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Columbia University and a Jewish student agree on a settlement that imposes more safety measures

NEW YORK (AP) — Columbia University has agreed to take additional steps to make its students feel secure on campus under a settlement reached Tuesday with a Jewish student who had sought a court order requiring the Ivy League school provide safe access to the campus amid protests over the Israel-Hamas war.

The law firm representing the plaintiff in the lawsuit, filed as a class action complaint, called the settlement a “first-of-its-kind agreement to protect Jewish students from extreme on-campus Gaza war pr otestors.”

Under the agreement, Columbia must create a new point of contact — a Safe Passage Liaison — for students worried for their safety. The liaison will handle student safety concerns and coordinate any student requests for escorts through an existing escort program, which must remain available 24/7 through at least Dec. 31, according to the agreement.

The settlement also makes academic accommodations for students who couldn’t access campus to complete assignments or exams, among other provisions.

“We are pleased we’ve been able to come to a resolution and remain committed to our number one priority: the safety of our campus so that all of our students can successfully pursue their education and meet their academic goals,” a university spokesperson said in a written statement.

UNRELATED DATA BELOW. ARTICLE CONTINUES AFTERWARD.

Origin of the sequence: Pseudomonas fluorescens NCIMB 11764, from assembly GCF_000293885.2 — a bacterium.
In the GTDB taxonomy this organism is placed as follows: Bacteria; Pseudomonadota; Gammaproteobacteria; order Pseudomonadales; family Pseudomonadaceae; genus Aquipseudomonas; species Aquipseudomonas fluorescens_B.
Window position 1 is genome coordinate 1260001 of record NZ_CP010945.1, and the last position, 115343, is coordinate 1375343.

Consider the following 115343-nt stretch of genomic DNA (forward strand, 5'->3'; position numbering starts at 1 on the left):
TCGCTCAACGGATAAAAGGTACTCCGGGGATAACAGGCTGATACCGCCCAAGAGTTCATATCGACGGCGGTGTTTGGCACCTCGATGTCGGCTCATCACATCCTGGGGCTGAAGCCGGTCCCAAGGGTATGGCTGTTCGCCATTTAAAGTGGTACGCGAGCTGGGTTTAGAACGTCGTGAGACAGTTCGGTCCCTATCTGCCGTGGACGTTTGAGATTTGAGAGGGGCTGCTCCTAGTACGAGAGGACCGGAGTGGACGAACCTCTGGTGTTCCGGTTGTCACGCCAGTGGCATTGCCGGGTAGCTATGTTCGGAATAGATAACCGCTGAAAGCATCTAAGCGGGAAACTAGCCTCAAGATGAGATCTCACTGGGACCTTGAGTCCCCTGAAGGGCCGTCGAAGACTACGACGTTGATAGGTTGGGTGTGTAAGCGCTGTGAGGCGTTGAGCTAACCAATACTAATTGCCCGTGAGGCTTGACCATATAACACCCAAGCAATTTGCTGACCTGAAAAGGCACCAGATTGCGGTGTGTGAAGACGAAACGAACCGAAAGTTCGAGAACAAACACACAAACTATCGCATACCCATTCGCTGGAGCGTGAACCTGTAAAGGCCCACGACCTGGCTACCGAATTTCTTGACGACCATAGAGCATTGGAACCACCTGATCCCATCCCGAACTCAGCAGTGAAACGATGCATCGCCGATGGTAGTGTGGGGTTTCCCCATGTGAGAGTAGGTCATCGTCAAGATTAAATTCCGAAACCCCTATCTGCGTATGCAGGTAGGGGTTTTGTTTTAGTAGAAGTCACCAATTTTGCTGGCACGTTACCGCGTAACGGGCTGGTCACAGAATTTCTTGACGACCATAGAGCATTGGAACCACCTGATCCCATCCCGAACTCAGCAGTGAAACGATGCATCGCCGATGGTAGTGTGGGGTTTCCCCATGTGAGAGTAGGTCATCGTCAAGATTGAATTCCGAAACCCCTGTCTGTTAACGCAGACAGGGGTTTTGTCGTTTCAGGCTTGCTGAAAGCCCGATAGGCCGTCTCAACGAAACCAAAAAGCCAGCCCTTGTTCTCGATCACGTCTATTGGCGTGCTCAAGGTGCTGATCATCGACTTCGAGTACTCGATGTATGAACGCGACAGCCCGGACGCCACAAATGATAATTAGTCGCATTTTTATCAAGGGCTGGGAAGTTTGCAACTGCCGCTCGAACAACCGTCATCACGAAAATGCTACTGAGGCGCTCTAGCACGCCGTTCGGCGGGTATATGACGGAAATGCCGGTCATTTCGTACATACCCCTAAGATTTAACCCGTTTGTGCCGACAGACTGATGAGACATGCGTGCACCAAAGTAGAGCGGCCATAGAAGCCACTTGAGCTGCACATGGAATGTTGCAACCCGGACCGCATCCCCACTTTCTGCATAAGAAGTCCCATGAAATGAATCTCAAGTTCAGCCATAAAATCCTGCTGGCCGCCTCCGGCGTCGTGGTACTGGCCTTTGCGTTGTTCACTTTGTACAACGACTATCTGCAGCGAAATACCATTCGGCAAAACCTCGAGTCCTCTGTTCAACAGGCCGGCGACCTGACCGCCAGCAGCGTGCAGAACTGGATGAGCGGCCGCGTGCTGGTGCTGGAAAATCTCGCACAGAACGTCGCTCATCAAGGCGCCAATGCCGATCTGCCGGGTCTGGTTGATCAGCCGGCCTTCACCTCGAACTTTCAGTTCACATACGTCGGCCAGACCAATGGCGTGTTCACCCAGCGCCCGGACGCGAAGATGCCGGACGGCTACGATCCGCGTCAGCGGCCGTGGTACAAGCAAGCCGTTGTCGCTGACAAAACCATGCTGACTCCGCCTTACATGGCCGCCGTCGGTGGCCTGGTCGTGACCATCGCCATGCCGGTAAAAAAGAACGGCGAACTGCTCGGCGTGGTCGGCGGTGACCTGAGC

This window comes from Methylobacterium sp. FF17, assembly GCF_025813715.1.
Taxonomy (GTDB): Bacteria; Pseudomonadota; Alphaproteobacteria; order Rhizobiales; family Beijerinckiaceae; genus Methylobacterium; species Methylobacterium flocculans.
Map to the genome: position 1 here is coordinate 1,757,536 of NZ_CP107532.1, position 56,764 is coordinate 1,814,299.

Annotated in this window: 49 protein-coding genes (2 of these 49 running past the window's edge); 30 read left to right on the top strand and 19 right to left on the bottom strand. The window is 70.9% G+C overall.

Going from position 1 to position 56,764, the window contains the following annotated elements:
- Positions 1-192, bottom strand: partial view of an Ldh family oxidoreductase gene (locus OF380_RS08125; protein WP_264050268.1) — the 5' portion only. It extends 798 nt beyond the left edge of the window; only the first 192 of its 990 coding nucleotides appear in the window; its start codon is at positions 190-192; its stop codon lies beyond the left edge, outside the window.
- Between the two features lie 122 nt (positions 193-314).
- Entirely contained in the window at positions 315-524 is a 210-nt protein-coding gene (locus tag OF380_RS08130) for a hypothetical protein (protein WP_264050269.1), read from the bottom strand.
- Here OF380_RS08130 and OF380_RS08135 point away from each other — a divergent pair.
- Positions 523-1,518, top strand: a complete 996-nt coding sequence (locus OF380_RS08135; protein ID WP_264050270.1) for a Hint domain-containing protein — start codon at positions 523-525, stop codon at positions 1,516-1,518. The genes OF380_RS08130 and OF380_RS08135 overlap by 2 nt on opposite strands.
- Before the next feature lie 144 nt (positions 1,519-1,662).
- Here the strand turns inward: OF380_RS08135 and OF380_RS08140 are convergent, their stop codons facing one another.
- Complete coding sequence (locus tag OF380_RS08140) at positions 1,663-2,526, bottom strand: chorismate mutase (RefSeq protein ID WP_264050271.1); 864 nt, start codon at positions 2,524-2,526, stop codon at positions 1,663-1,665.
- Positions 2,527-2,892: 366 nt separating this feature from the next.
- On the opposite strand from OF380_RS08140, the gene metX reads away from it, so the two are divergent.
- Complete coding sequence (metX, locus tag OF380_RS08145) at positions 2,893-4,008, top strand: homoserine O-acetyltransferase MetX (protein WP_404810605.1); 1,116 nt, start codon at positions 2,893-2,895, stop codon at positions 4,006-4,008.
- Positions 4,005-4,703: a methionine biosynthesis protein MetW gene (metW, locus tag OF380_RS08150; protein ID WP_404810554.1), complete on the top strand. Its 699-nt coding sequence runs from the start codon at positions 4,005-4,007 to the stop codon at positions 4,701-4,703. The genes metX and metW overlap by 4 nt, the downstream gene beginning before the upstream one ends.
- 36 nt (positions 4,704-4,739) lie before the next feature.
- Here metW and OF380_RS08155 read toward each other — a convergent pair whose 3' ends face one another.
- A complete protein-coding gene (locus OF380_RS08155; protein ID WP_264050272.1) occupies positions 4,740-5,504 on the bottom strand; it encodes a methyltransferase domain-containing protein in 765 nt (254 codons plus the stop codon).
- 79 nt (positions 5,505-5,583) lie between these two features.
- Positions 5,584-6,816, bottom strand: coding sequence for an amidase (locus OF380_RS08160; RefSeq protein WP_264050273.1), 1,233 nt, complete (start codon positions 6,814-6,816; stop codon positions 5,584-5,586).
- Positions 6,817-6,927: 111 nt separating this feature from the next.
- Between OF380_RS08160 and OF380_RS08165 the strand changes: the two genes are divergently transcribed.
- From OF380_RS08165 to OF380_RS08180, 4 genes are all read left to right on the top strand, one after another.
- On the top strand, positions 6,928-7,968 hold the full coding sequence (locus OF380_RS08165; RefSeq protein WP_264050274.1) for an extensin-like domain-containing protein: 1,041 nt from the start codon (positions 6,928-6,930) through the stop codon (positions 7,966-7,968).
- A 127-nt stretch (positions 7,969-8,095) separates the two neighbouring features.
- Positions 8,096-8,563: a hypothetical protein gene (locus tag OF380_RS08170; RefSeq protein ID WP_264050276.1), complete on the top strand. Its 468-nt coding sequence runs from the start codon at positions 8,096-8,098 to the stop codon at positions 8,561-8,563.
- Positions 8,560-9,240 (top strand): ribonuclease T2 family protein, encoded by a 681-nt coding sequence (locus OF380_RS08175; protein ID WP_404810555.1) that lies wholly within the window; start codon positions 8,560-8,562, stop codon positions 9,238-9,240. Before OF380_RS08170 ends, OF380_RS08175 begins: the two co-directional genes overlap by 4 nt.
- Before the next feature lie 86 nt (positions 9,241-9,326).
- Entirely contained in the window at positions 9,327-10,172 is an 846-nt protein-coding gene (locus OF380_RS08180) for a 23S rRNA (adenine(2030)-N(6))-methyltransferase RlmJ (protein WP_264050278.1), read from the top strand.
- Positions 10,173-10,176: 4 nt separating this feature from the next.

The settlement noted the various steps Columbia has already taken to ensure student safety on campus, including some controversial ones, such as authorizing the New York Police Department to clear the university’s administrative building and arrest more than 100 people.

Protests at Columbia, including an encampment, inspired similar demonstrations at colleges and universities around the country, with students demanding their schools separate themselves from companies advancing Israel’s military efforts in Gaza and in some cases from Israel itself.

A legal group representing pro-Palestinian students has urged the U.S. Department of Education’s civil rights office to investigate Columbia’s compliance with the Civil Rights Act of 1964 for how they have been treated.

Jay Edelson, an attorney for the Jewish student plaintiff, said the negotiated settlement represents “a return to basic, shared principles of safety on campus for all Columbia students” after “extreme protesters” chose to “push their Jewish peers off campus with threats and intimidation.”

The agreement also states that Columbia will “continue to work to facilitate opportunities for students and faculty to engage in safe, courteous, and constructive dialogue on the important issues that have been raised in recent months” and will not interfere with student efforts to hold public debates on campus.

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